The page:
•The patient's peritoneum (lining of the abdominal cavity) is used as the dialysis membrane

•a sterile plastic catheter (tube) is passed into the abdominal cavity

•Dialysis fluid is periodically injected into and withdrawn from the cavity.

116 of 168

Peritoneal dialysis 2

•The fluid comes into contact with capillaries in the peritoneum.  

•Wastes from the blood diffuse through the membrane of the peritoneal wall due to the differences in concentration of molecules between the blood and fluid.

•The dialysis liquid is periodically withdrawn and replaced with a fresh solution.

117 of 168

Positives of peritoneal dialysis

•Cheaper

•Used where haemodialysis machine unavailable.

•Patient can move around.

•Can be done at home.

118 of 168

Negatives of peritoneal dialysis

•Uncomfortable

•Slow (several hours)

•Draining fluid can be difficult and time consuming.

• embarrassing to have bags attached.

119 of 168

Renal transplant

•Operation takes 4 hours

•General anaesthetic can be risky

•Remove tissue matched kidney from donor

•Insert in recipient above pelvic brim

•Attach new kidney to iliac blood vessels

•Attach ureter to new kidney

•Do not remove damaged kidneys unless required.

Start anti rejection drugs immediately

120 of 168

Symptoms of kidney failure

tiredness,increasing need to urinate, especially at night, 

itchy skin, nausea,

erectile dysfunction, 

shortness of breath, 

swollen ankles, feet or hands (due to water retention), and 

blood and/or protein in the urine.

If kidney failure has been caused by a sudden injury, these symptoms can appear rapidly, and may progress quickly to seizures, coma and potentially death.

121 of 168

Functions of Reproductive System-female

•Ovary – produces ovum, stores ovum, secretes hormones (oestrogen and progesterone)

•Ovum (ova) – an egg. One is released each month to be fertilised by a sperm

•Fallopian tubes – transfer the ovum from the ovary to the uterus. Site of fertilisation.

122 of 168

Functions of Reproductive System-female 2

•Uterus – accepts fertilised ovum, site where foetus develops, expands during pregnancy, contracts during birth

•Cervix – circular ring of muscle at the entrance to the uterus, dialates when giving birth

•Vagina – path for menstrual blood to leave body, route for baby to leave uterus, produces lubrication during sexual activity

123 of 168

The menstrual cycle

•Controlled by changing the levels of the female hormones.

•Uterus lining thickens, then an ovum is released.

•If ovum is fertilised it implants in the uterus.

•If it is not fertilised, the lining of the uterus breaks down (menstruation).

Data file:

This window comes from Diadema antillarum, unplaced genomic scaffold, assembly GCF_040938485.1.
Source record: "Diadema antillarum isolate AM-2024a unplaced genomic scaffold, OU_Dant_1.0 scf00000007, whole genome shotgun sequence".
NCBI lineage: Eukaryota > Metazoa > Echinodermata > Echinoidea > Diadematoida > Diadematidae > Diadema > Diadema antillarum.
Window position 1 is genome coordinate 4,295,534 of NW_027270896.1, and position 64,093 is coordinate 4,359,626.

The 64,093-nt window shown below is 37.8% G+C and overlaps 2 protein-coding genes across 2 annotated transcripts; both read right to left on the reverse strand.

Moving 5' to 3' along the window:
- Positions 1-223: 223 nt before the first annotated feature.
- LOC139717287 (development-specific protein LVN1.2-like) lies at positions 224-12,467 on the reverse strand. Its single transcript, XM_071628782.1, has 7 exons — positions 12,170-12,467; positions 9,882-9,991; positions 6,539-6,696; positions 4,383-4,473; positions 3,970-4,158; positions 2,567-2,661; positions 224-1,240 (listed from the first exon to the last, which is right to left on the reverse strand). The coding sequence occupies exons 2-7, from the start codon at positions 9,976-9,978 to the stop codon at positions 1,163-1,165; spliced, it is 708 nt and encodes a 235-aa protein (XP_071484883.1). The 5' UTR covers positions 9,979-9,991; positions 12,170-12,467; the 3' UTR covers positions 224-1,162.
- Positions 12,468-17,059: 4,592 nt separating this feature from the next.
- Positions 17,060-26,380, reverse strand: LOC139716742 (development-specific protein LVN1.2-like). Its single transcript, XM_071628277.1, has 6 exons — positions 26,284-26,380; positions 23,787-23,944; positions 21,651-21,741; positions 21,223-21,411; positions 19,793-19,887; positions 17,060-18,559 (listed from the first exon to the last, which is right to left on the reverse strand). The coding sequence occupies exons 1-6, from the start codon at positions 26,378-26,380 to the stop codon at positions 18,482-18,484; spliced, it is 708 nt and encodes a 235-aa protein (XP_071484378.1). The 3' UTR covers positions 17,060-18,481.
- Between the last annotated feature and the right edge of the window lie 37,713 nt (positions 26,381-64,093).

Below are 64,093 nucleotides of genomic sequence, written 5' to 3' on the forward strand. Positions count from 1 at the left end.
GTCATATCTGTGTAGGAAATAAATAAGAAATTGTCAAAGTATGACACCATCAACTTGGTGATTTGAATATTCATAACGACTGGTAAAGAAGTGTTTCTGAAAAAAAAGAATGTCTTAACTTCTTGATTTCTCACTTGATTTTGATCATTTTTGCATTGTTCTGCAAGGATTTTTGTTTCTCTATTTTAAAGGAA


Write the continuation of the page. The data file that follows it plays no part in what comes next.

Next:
124 of 168

Female hormones

FSH (follicle stimulating hormone) made by the pituitary gland in the brain.

•Oestrogen made by the ovaries

•LH (luteinising hormone) made by the pituitary gland.

•Progesterone made by the ovaries

•(FOLP = order of secretion)

125 of 168

Stages of the menstrual cycle

•Days 1-6  (menstrual phase)  

•Days 7-14 (follicular phase)  

•Days 15 – 28 (secretory phase)  

•= roughly 28 days

126 of 168

Menstrual phase (days 1-6)

•Lining (endometrium) of uterus is shed

•First day of bleeding is day 1

•Can be painful

•Can be unusually heavy in some women

127 of 168

Follicular phase (days 7-14)

•An ovum grows and matures. Controlled by FSH (follicle stimulating hormone) produced by the pituitary gland.

•The uterus lining thickens. Controlled by oestrogen produced by the ovary.

128 of 168

Day 14 - ovulation

•A mature ovum is released from the ovary (ovulation).

•Controlled by LH (luteinising hormone) produced by the pituitary gland.

•The ovum travels down the fallopian tube towards the uterus.

•Fertilisation takes place in the fallopian tube.

129 of 168

Secretory phase (days 15-28)

•LH also causes the empty follicle to turn into a corpus luteum.

•The corpus luteum secretes progesterone.

•Progesterone keeps the uterus lining thick and spongy, ready to receive a fertilised ovum.

130 of 168

fertilisation

•A newly fertilised ovum is called a zygote.

•Zygote travels down the fallopian tube and implants into the uterus lining

•Now called an embryo

•Embryo develops into a foetus

131 of 168

hCG

•Once implanted, the embryo produces a hormone to stimulate the placenta to grow.  

•The hormone is called hCG (human chorionic gonadotropin) and is the hormone detected by pregnancy tests.

132 of 168

male reproductive system

•Urethra

•Penis

•Testicle

•Seminal vesicle Prostate

•Vas deferens (sperm duct) epididymis

133 of 168

functions of the male reproductive system

•Urethra – structure through which urine  passes from the bladder

•Penis – for intercourse or urination

•Seminal vesicle – produces a solution to neutralise acids

•Prostate – produces a nutrient fluid for sperm

134 of 168

functions of the male reproductive system

•Testicle – produces sperm

•Epididymis = matures sperm and stores them for up to one month

•Vas deferens (sperm duct) – moves sperm from the epididymis to the urethra

135 of 168

Why are the testes outside the body?

•Sperm production is temperature related.

•The temperature of the ******** must be a few degrees lower than body temperature (370C)…

•…for optimum sperm production.

•Testes can also be moved nearer to the body in cold weather.

136 of 168

Causes of female infertility

1.Problems with ovulation

2.Problems with the  fallopian tubes

3.Problems with the uterus  

4.Other causes (e.g. medicines/drugs/lifestyle/age)

137 of 168

Problems with ovulation

•Premature ovarian failure

•Polycystic ovary syndrome (PCOS)